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3 French share ideas – why investors should care about the next Olympic host

As the Olympic torch moves to Paris, we take a look at 3 ideas for investing in France.

Important notes

This article isn’t personal advice. If you’re not sure whether an investment is right for you please seek advice. If you choose to invest the value of your investment will rise and fall, so you could get back less than you put in.

The Olympic torch has been handed to Paris. But rather than being reminded of the City of Love’s famous food, architecture and history, we think now could be the time to consider what France can offer investors.

The French market houses some well-known names, including Airbus and, unsurprisingly, some famous luxury brands. But there’s also a host you’ve probably never heard of.

For those looking to diversify their investments to include alternative regions, France could be worth consideration.

This article isn’t personal advice. If you’re not sure if an investment is right for you, ask for advice. All investments and any income they produce can fall as well as rise in value, so you could get back less than you invest. Past performance isn’t a guide to the future.

Investing in individual companies isn’t right for everyone – it’s higher risk as your investment is dependent on the fate of that company. If a company fails, you risk losing your whole investment. You should make sure you understand the companies you’re investing in, their specific risks, and make sure any shares you own are held as part of a diversified portfolio.

Vivendi – music to investors’ ears?

With a market capitalisation of €34.6bn, Vivendi is no small fry. This entertainment and media giant owns 80% of Universal Music Group and television and cinema business Canal+. Plus a handful of smaller publishing, magazine and video game businesses.

Its biggest division, Universal Music (UMG), makes up 46% of revenue, and is a defensive source of income in our opinion. The world will always want music. And even as companies like Spotify and other streamers change how we consume our entertainment, songs still need producing. This helped feed into a 14% rise in group revenues in 2019, and growth of over 7% is expected this year.

Analysts expect UMG’s revenues to climb steadily over the next few years – though this will likely be tempered compared to the 10% growth analysts are expecting this year.

We’re also supportive of Vivendi’s TV media businesses. The biggest, Canal+, which accounts for €5.5bn in revenue, mostly focusses on television programmes and has over 22m global subscribers. What’s particularly notable is the exposure to emerging markets, like Asia and Africa. These are potentially good growth opportunities.

StudioCanal is more exposed to the production and distribution of shows and films, which we think is a great position to be in long-term. The world will only ever need more content.

Vivendi business by geography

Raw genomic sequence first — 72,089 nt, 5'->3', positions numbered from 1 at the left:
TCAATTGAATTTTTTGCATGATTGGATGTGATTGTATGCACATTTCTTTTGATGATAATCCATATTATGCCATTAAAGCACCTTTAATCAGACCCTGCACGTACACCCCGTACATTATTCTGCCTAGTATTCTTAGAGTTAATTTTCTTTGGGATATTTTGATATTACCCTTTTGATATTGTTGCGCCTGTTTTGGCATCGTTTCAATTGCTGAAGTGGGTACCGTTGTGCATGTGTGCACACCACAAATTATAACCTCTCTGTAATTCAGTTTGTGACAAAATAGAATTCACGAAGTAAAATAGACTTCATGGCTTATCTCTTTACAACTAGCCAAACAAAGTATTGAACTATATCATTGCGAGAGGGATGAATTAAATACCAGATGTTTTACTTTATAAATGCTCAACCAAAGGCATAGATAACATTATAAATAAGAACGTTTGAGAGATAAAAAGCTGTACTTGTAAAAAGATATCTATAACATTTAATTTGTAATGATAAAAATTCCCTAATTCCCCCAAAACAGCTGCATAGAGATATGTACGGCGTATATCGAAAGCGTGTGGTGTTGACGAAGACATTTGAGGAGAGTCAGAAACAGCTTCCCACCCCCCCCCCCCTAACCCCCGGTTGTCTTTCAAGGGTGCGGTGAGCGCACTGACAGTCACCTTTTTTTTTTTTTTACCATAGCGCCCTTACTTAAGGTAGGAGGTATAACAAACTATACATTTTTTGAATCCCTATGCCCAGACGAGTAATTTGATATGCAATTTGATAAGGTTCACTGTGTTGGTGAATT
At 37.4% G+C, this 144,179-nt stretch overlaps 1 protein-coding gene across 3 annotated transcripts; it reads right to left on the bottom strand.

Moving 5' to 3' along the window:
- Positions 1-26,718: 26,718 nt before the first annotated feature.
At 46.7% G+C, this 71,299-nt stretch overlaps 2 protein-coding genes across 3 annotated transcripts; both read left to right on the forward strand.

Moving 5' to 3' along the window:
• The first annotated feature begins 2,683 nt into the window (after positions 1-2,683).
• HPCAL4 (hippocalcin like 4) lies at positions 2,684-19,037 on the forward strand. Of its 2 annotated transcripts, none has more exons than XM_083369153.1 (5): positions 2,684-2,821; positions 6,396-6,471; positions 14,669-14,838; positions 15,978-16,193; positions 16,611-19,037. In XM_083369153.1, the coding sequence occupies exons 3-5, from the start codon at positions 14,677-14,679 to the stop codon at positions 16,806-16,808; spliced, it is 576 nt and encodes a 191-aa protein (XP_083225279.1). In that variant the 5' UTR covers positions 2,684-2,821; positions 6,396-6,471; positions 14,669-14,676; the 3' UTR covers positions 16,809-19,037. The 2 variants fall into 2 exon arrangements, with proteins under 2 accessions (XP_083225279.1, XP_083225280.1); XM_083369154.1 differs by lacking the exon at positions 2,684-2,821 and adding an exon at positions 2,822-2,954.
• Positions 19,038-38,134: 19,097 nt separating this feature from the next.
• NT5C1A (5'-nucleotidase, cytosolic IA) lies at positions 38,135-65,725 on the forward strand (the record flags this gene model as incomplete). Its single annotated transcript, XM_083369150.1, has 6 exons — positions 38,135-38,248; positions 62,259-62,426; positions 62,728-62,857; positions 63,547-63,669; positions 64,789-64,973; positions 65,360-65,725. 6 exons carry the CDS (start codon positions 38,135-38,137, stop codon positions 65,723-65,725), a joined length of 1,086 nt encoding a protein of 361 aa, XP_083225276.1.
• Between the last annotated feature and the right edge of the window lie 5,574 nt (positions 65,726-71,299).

Source: Refinitiv 27/08/21

We should note that net debt as a proportion of cash profits is slightly higher than we’d like at 2.0. This is by no means an unmanageable number, but we’d like it to stay stable, or even better, come down.

The valuation is also worth attention – at 21.6 times expected earnings, it’s broadly trading in line with the ten-year average. That means there could be scope for some upside, but it also means the market doesn’t seem overly excited by the near-term outlook.

Vivendi offers a prospective yield of a shade over 2.0% – as at 25 August, not a reliable indicator of future income. That’s not huge, but higher than the rate of interest being offered on pretty much any savings account. It’s also well covered by earnings, looking at last year’s figures, which means it shouldn’t be under threat. However, no dividend is ever guaranteed.

Ultimately Vivendi looks like a friendly giant and is worth consideration for investors with a long-term view. As the way we consume our media continues to evolve, we can’t rule out ups and downs along the way.

Vivendi share price and charts

L’Oréal – because it’s worth it?

The first thing to mention when it comes to this famous beauty brand is price. At 43.5 times expected earnings, the shares’ valuation is significantly higher than the ten-year average. That increases the risk of short to medium-term volatility.

It also means the market has high hopes.

Looking and feeling good will never go out of fashion, especially in today’s world of self-care and influencer culture. That’s reflected in the very strong rebound seen in L’Oreal’s luxury cosmetics business, which includes names like Lancôme skincare and Yves St Laurent cosmetics. Like-for-like sales in this division rose 28.1% at the half year and reflects 43.6% of group operating profit.

Looking ahead, this is an area that could continue to do well in our view. People are picky, and getting pickier, when it comes to what they put on their face and body. Owning some of the better trusted and well-known brands is a good place to be.